Archive for Wednesday, October 21, 2009

New info shows H1N1 still hardest on young

October 21, 2009


— Swine flu continues to be most dangerous to kids and younger adults and is largely bypassing the elderly, according to the latest and most solid government health information.

Health officials on Tuesday released figures for swine flu hospitalizations and deaths for the seven weeks since the beginning of September. The information comes from 28 states.

It showed more than half of all hospitalizations were people 24 and younger; more than a quarter were ages 5 to 18 years.

“Essentially, this is still a young person’s disease,” said Dr. Anne Schuchat of the Centers for Disease Control and Prevention.

Swine flu deaths were concentrated in young and middle-aged adults. A third of all deaths were people ages 25 through 49; another third were 50 to 64.

Only 12 percent of deaths occurred in elderly. That’s a stark contrast to the roughly 90 percent of deaths in the elderly from seasonal flu, Schuchat said at a Tuesday press conference.


gr 8 years, 8 months ago

"New info shows H1N1 still hardest on young"

What is missing from this article? Numbers.

If there were a million people and 1 older person got the flu while 2 younger people got it, it would be twice as "hard" on the young.

But, this isn't the whole story is it? Something's missing. What if the next person to get it was older? 2 for 2. Understand?

supertrampofkansas 8 years, 8 months ago

Numbers are here gr.


I thought numbers in terms of percentages and rates eliminate the type of confusion that you refer to.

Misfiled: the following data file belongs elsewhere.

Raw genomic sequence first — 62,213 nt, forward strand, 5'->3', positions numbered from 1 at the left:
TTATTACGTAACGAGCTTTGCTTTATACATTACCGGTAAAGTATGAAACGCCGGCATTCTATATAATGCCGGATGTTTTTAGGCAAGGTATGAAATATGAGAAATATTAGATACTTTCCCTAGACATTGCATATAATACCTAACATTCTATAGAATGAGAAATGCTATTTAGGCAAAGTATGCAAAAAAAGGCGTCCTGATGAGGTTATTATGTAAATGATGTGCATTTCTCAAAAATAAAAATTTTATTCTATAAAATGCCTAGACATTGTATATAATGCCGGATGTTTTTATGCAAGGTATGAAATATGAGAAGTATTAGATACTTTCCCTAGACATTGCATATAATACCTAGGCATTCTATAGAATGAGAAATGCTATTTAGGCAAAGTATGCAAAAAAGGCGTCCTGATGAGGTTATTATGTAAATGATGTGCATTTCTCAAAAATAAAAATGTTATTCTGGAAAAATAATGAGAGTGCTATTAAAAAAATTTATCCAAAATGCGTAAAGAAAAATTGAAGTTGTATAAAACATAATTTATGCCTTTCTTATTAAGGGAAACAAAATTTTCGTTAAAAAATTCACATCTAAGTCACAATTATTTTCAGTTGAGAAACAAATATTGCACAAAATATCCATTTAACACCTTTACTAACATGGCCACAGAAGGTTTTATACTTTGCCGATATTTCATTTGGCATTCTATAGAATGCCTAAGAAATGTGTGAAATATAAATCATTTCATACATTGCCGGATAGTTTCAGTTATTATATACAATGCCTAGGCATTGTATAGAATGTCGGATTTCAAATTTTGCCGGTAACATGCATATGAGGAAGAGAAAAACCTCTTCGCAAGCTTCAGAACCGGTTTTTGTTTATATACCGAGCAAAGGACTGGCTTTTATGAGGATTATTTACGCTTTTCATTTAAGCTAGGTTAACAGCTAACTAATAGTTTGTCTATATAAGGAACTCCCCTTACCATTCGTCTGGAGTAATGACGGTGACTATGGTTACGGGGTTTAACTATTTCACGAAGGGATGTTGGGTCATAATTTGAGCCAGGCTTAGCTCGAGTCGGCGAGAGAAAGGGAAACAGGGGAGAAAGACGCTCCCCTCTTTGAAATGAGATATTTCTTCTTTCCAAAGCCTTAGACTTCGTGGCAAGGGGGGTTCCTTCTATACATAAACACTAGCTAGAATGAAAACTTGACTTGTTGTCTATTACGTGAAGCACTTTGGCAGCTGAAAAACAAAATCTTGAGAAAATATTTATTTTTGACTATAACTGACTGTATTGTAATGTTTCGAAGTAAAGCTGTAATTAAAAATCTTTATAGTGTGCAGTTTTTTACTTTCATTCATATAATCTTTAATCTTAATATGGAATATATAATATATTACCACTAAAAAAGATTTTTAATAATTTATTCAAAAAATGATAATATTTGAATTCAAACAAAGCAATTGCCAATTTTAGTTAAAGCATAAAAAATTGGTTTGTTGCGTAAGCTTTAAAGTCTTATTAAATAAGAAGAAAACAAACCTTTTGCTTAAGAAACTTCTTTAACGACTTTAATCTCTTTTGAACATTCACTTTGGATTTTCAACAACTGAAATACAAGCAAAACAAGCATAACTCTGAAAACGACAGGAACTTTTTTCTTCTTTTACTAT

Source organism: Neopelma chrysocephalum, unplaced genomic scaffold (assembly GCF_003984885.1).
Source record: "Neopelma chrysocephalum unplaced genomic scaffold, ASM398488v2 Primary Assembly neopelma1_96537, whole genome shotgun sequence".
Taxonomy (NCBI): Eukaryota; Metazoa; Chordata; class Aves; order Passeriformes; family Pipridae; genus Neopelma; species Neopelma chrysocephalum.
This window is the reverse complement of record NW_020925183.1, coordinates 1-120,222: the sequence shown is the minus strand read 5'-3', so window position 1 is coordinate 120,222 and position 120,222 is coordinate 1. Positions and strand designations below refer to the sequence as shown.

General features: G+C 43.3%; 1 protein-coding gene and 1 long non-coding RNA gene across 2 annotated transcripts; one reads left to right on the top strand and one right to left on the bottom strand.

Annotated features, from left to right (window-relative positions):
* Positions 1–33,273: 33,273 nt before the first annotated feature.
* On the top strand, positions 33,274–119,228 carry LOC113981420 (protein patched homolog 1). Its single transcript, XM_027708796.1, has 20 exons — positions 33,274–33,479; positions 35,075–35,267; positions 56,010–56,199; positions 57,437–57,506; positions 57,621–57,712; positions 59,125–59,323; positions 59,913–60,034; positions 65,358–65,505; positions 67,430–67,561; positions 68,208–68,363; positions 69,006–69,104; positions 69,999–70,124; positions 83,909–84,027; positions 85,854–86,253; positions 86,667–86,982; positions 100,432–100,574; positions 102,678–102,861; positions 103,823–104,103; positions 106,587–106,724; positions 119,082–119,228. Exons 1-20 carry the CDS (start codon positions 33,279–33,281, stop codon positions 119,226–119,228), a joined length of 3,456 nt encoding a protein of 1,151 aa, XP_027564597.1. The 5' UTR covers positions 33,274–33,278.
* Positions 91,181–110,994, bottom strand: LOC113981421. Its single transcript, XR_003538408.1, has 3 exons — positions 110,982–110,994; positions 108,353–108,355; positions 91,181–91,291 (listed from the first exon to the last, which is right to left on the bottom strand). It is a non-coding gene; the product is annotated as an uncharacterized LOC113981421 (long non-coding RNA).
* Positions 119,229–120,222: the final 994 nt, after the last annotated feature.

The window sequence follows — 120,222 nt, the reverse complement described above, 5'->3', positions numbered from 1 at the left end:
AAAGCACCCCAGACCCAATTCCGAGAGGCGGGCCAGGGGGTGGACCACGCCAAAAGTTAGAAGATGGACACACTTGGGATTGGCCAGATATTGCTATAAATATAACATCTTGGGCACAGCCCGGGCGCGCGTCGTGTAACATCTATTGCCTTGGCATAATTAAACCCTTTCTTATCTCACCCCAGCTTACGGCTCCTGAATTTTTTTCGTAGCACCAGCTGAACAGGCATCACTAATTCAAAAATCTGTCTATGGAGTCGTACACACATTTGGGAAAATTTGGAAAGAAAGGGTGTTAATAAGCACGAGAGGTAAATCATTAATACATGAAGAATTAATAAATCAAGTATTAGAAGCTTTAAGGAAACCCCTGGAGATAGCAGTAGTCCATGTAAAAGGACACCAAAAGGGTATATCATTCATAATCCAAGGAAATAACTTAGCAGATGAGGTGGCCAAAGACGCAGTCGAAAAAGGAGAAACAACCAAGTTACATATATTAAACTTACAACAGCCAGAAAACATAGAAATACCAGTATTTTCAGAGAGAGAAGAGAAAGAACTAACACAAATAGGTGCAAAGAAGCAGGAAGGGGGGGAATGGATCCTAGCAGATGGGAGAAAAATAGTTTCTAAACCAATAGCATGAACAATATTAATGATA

gr 8 years, 8 months ago

"I thought numbers in terms of percentages and rates eliminate the type of confusion that you refer to."

Why do you think that? It removes information. If someone said 100% of those who got the flu were the young, would you panic if you were young? However, if you find out only one person got it, then 100% means nothing.

supertrampofkansas 8 years, 8 months ago


Did you get a chance to read the link? The hard numbers are there. Be interested in hearing what your take is on the data. Maybe you can give a more insightful analysis with the actual numbers.

gr 8 years, 8 months ago

Yes, I had looked at the link. My argument was the news media didn't report it. DId you notice in the link that more under 4 die of the regular flu than of the pig flu? Did you notice 53 pediatric deaths were for this year compared to 116 last year, and 88 the previous year. Maybe more will happen later? Is 53 out of 116 this early in the season a large enough sample to determine "young" or "old" disease? Did you also notice that for some reason the "case counts" were about the same for next two age groups, but the cumulative rate per 10000 were higher. Not sure what that means but I don't believe the news article mentioned it. I think all one could conclude is that the 65+ have not died of it as in 07-08. Do you think it better to just report that we should be scared? Do you think they will ever break it out by those who get sick and or die between vaccinated and unvaccinated? Something tells me that the news media, at least, will not report that.

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